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What I ate in Mexico
Posted by: HoboSylvain | 2014-03-31 19:52:03 | Chetumal, Quintana Roo, Mexico
Keywords: food, summary
I love Mexican food in general, with very few exceptions. I always eaten spicy (onions and peppers, not garlic)... so I felt right at home in Mexico, as if I had been a Mexican in a previous life! Of course, the real food Mexican eats has little to do with what people North of the Rio Grande know of Mexican cuisine. Most of what we think is Mexican food is actually Tex-Mex, a mix of Mexican original recipes but adapted to the American taste buds and often tailor-made for fast-food service. The best example of that is that the restaurants KFC, Pizza Hut and Taco Bell all belong to the same holding and you'll find plenty of the fried chicken and pizza outlets all over Mexico... but I never saw the other one!

I'm curious by nature and I always like to try new things. That's why I tried about everything in Mexico. Due to budget limitations, I rarely go into restaurants and usually eat street food or buy things at the grocery stores. In the grocery stores, I was intrigued by many differences I've noticed. The most surprising for me is the milk, which is almost exclusively available only in UHT containers, not fresh.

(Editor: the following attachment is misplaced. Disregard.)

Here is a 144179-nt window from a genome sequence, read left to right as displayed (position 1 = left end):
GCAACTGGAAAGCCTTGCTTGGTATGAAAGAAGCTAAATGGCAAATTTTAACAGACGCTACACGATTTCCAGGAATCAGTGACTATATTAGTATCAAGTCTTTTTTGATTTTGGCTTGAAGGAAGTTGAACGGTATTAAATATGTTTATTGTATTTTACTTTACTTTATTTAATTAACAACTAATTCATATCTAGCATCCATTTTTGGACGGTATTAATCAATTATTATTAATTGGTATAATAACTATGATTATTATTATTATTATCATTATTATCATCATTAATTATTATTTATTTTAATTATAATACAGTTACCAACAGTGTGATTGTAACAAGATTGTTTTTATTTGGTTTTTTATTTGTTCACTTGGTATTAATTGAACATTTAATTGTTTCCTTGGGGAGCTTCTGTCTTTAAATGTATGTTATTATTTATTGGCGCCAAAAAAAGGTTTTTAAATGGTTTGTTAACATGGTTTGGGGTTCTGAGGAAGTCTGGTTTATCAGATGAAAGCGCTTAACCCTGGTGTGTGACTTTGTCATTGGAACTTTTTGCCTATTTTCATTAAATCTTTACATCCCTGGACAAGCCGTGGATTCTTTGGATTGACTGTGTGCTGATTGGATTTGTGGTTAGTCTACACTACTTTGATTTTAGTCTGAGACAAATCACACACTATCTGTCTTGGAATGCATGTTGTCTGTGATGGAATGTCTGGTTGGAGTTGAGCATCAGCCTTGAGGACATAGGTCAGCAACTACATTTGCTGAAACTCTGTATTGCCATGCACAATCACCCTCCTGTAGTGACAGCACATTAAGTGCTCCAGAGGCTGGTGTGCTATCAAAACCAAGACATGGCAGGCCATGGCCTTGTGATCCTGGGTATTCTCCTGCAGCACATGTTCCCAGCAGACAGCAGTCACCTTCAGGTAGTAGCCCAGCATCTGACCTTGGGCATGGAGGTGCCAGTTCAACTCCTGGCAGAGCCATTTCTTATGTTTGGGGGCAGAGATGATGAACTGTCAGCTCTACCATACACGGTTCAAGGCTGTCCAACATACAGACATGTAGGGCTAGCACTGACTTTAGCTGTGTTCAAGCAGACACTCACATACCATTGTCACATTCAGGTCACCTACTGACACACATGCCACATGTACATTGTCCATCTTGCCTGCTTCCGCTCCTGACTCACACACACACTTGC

An aisle of UHT milk in a grocery store.


I've explored many staples of the Mexican cuisine in more details, beginning with the omnipresent tortilla. I've compared tortas and lonches in a delicious sandwich contest. The tacos and the tamales complete what the Mexicans refer to their vitamin T (Tacos, Tortas, Tamales). While I was in the town of Puebla, I had to try out the famous mole. Another regional product I discovered with another angle is the vanilla while I was in Papantla, learning it's a Mexican plant.

Mexicans also love street snacks, that are not really a meal but a nice hole filler between meals. One of the most common found is the Dori-lokos (the spelling varies from one region to the other). Corn is still very important in all aspects of Mexican cuisine, including the snacks... with the elotes and esquites as well as their Morelia cousin... the gaspacho.

There are only a handful of non-Mexican food you'll find in Mexico (except in very large cities or in American colonized small towns). The one that is present everywhere is Chinese. It's fascinating to see how many Chinese restaurants there are in Mexico. The other main foreign food you'll encounter is the pizza, more liberal in the North and much more conservative in the South in terms of toppings. Sometimes, they also prepare a common North-American dish like BBQ chicken with a new twist, preparing it almost like done in Portugal.

To wash all this down, I explored all the Mexican icy waters (aguas frescas). I must have tried a dozen variety or so... and there are only two I really don't like... while about 6 I can't never get enough of. I also had to try the drink Mexico is known for: the tequila. But what better place to try it than in the city of Tequila, visiting a distillery in the middle of blue agave fields?


Chicken with the famous mole poblano (from Puebla).

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